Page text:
Posted by Jonathan Maus (Publisher/Editor) on May 19th, 2010 at 7:24 am
WA, WI, ME and MN.
The League of American Bicyclists has released rankings for their Bicycle Friendly States program. Oregon earned the fifth spot this year, slipping from the fourth spot we’ve held the previous two years. For the third year in a row, Washington retained the top spot with Wisconsin coming in second.
Moving up to take fourth place away from Oregon this year was Minnesota — home to Minneapolis, the city that unseated Portland from the top spot in a recent list of bike friendly cities by Bicycling Magazine.
Here are the top five:
“The reasoning for Oregon dropping below Minnesota is simply that Minnesota is performing better this year.”
— Meghan Cahill, League of American Bicyclists
- 1. Washington
And the bottom:
- 46. New Mexico
47. West Virginia
49. North Dakota
The rankings are based on a 95-item questionnaire that covers six areas: legislation, policies and programs, infrastructure, education and encouragement, evaluation and planning, and enforcement. To keep the rankings consistent and allow states to track their progress, the League keeps all the questions and methodology consistent each year.
Oregon’s ranking has improved significantly in all categories. In the past we scored low on Legislation (27th in 2008) and Planning (18th in 2008). This year, the League ranked Oregon in the top ten in four of the six categories. Our lowest ranking came in Infrastructure where we ranked 21st.
I asked the League’s director of communications Meghan Cahill why Oregon dropped to fifth. While she lauded our vulnerable roadway user law and Scenic Bikeway Program, she said, “The reasoning for Oregon dropping below Minnesota is simply that Minnesota is performing better this year. Oregon hasn’t been spending available federal funds that can be used for bicycling related projects as well as they could, and Oregon rescinded quite a bit of the federal money – more than was required by FHWA.”
The “rescinded” funds Cahill refers to above are funds that have been given to state DOTs (for programs like Transportation Enhancements (TE) that are a major funding source for active transportation projects) by the federal government but are sent back without being used.
According to analysis by advocacy group America Bikes, Oregon sent back $20.2 million to the Federal Highway Administration in 2009 in unspent funds slated for three active transportation programs (TE, the Congestion Mitigation and Air Quality grant program, and the Recreational Trails Program).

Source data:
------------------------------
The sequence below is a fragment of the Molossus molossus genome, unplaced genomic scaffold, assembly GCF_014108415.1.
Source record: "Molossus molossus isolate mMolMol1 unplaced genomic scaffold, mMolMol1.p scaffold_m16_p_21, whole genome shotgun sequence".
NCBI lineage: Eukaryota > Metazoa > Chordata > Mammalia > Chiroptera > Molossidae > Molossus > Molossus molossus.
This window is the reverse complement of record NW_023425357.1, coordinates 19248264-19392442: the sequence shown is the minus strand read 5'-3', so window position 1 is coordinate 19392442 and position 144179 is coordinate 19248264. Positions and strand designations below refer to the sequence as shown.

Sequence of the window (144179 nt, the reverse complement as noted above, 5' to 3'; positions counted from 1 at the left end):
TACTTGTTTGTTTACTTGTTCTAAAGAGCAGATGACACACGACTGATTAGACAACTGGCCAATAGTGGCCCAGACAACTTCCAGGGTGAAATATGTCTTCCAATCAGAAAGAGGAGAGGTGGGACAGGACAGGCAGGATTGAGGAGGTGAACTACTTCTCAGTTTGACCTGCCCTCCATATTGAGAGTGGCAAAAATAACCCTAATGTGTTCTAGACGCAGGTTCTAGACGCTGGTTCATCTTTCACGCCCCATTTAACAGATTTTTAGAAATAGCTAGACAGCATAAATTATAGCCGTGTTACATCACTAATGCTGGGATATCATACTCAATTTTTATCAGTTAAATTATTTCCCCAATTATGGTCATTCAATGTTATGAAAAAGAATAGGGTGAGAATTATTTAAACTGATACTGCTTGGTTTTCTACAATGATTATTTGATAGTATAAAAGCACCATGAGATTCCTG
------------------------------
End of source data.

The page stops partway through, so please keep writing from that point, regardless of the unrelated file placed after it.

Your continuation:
Why on earth would ODOT give back money to the feds? Pat Fisher, ODOT’s TE program manager says it’s not that simple.
I spoke with Fisher yesterday about the League’s criticisms and she said she’s frustrated by what she feels is a mischaracterization of a complicated issue:
“Recissions are very misundertood… Those dollars are not really accessible dollars… In reality that’s money that’s from clear back in the mid 90s. In order to award the money to some project now, you’d have to take another project out of the STIP [State Transportation Improvement Program] You’d have to argue that another project is going to be delayed because we want to go back and use the old TE money… Theoretically you could, but politically it’s just not going to happen.”
Fisher added that the rescinded money is often simply the difference between what Congress appropriates and what is then actually authorized to states. “It never got into the bank account to begin with.” She also said that much of the rescinded amount is not ODOT’s fault because even if they award money to counties and cities, if those agencies and jurisdictions don’t do their projects, the money is never spent (and therefore gets sent back).
Regardless of what played into these rankings, I don’t like being in 5th place. If this ranking gets under your skin (like it does mine), you can help Oregon become the best biking state in the country by joining us for the fifth annual Oregon Bike Summit on June 4th. We can’t be satisfied with fifth place! Come to the Summit and help us strategize and mobilize to reach #1.
(Get your big ideas together for how to make Oregon the #1 bike state… BikePortland will be hosting a contest for the best one. Stay tuned for details…)